The Fantasy Football Philosopher: Considering Consistency
In this ‘philosophical’ series, we will explore broad – and often rhetorical – fantasy football queries. The question that centers this article is relatively simple: Does player consistency matter?
Let’s formalize our question a bit. Of course, consistency is generally thought of as a positive asset in a fantasy context. You’d rather have the RB2 that posts respectable numbers every week than one who puts up a goose egg once a month.
However, what if we really isolate consistency, making it the only difference between two players? Let’s consider the following two players (assume this is for a 16-week fantasy season):
Player A: scores 10 points every week
Player B: scores zero points every odd week and 20 points every even week.
Which player do you prefer? Both will score 160 points over the season; indeed, both will average exactly 10 PPG. Ignore playoffs for now – you probably would want to front-load points in the regular season to make the playoffs – and just focus on trying to get the best record possible. Although this is a thought exercise, it has very real implications: you might be choosing between a player with an A profile (Robert Woods) and a player at the same position with a B profile (Tyler Lockett).
All told, this is a subtly tricky question. Clearly option B will give you a great chance to win in even weeks and a poor chance to win in odd weeks; would you rather just have an ‘average’ chance to win every week with option A? The answer does depend a bit on context, and we will flush it out in the sections below. All data comes from nflfastR.
To start comparing options A and B, we need to understand the distribution of fantasy scoring. To do this, we can generate thousands of ‘lineups’ from the 2020 season (the most recent season will give us the best picture of the modern fantasy landscape). The algorithm is simple:
- Randomly select a week. For concreteness, say this is Week 7.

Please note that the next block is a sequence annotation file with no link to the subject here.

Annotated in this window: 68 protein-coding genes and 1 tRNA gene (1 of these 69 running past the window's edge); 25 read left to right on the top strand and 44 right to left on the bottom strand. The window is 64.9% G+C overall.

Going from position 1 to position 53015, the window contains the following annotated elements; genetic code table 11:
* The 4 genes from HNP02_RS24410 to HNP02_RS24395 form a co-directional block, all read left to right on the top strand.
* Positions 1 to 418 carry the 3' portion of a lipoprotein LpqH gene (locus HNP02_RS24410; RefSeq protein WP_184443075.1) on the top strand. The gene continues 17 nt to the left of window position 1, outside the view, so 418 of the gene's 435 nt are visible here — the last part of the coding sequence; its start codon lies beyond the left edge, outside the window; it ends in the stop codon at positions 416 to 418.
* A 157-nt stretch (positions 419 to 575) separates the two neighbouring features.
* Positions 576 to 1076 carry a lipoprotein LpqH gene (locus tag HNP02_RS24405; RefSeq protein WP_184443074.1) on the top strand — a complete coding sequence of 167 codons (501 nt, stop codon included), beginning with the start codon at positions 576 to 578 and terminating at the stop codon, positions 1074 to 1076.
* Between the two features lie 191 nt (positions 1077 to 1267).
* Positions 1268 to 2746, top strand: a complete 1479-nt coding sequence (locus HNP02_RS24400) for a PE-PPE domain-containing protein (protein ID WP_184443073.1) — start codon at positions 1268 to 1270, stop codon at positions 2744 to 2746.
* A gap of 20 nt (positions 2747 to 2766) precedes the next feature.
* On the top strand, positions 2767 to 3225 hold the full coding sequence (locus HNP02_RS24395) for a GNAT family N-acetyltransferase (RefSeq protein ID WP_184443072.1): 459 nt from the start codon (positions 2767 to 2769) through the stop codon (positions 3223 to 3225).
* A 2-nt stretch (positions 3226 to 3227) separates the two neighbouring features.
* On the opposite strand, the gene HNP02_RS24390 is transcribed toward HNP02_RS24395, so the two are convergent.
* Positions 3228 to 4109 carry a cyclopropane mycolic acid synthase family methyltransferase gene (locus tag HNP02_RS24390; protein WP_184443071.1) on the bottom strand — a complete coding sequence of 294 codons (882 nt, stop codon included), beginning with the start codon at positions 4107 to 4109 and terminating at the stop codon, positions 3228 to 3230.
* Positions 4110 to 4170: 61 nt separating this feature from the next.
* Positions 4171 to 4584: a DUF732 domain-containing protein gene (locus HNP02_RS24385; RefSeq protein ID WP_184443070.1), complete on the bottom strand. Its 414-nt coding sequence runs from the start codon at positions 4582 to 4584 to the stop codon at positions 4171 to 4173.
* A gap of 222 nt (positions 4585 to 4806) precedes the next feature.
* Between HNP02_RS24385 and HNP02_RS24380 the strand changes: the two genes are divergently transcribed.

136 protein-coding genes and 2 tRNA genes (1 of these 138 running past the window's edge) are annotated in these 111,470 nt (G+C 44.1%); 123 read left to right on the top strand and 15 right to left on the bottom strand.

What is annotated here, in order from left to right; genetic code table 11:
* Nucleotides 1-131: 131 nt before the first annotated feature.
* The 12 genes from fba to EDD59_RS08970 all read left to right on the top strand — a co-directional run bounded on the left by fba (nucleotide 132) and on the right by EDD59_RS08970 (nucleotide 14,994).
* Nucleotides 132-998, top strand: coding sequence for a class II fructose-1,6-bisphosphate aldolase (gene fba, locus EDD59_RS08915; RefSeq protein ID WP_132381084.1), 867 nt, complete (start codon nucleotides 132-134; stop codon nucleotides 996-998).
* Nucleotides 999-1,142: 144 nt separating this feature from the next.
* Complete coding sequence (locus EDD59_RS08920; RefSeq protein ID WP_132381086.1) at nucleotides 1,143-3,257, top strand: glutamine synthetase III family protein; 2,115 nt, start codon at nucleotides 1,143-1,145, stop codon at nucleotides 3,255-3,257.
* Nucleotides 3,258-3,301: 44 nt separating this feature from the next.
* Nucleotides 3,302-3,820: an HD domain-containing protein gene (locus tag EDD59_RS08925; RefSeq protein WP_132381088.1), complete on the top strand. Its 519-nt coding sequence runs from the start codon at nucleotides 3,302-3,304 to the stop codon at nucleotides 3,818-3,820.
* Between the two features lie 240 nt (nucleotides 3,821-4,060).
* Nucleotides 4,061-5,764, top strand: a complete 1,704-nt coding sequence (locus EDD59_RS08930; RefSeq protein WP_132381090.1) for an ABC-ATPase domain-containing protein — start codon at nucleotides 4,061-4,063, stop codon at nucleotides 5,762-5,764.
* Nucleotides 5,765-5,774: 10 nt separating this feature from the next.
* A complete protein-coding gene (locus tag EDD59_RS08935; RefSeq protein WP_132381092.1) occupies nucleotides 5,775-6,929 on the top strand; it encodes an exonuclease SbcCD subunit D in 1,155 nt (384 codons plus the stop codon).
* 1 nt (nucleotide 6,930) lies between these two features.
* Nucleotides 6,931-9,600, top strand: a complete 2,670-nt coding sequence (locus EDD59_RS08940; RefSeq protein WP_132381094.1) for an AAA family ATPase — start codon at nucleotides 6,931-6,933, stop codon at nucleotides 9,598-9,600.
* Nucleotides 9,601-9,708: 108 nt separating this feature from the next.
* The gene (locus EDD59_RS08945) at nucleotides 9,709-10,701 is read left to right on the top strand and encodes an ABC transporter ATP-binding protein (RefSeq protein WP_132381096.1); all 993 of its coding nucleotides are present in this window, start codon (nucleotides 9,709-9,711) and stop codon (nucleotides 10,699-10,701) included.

- Randomly select the Week 7 performance of one of the top-12 performing RBs from Weeks 1-6. This is, in essence, a ‘random RB1’ for the roster, and replicates reasonably well what actual fantasy managers do: generally, managers start players who have performed well in the season so far.
- Select a random QB, RB2, WR1, WR2, WR3, and TE1 in the same fashion (i.e., for the RB2, randomly select the Week 7 performance of an RB ranked 13 – 24 from Weeks 1-6).
- Sum these positional scores; this is the fantasy roster score.
- Do steps 1-4 a total of 10,000 times.
Once all is said and done, we can plot the distribution of all of these hypothetical lineups:
This is mostly mound-shaped or, in statistical parlance, a Normal distribution. It’s just a bit skewed to the right (fatter on the right side), for the simple fact that the individual positions are skewed to the right. For example, here’s the distribution of all of the RB1 scores; you can see there is a ‘right tail’, or a long slope pointing out to the right, that represents ‘boom’ performances from stud RBs (the ‘bust’ tail is capped near zero, since it’s hard to score very far below that!).
We know that this ‘right skew’ in skill positions is why it’s so valuable to have a top positional player (CMC, Travis Kelce, etc.). However, when we add these positional scores to get the distribution of roster scores, the result approaches a Normal distribution. This is called the Central Limit Theorem, or CLT for short, which eventually says ‘when you add things up it becomes Normal’. Anyways, that’s a discussion for another time…
Now that we know the distribution of the fantasy landscape, let’s think about how options A and B affect win probability. The curve in the chart below is the same from above (distribution of roster scores). The vertical dotted line marks 100 points, or the expected value for a high-scoring team (notice it’s on the right side of the distribution, above the average score). The two arrows basically outline option B: either 110 points (player scores 20 points) or 90 points (player scores zero). You can think of the vertical dotted line as option A: the rest of the team scores 90 and this player always scores 10 points.
Let’s think about this chart for a second. The red shaded region is the area under the curve that you lose when the player from option B scores zero; the green shaded region is the area under the curve that you gain when he scores 20. What do you notice?
The red area is larger than the green area. This is simply because, at 100 fantasy points, the line is sloping down ( in technical terms, a negative derivative). This means that the probability of winning falls more when the player scores zero than it rises when the player scores 20.*
You can think about this intuitively. When you’re scoring a lot of points, you’re already out ahead of the pack (the rest of the league). While adding 10 points to your total won’t do much – you’re already in the lead against most teams – losing 10 points will hurt, since it will bring you closer to the average team. In this case, inconsistency is bad; with an inconsistent option, you will lose more games on down weeks than you will win on the up weeks.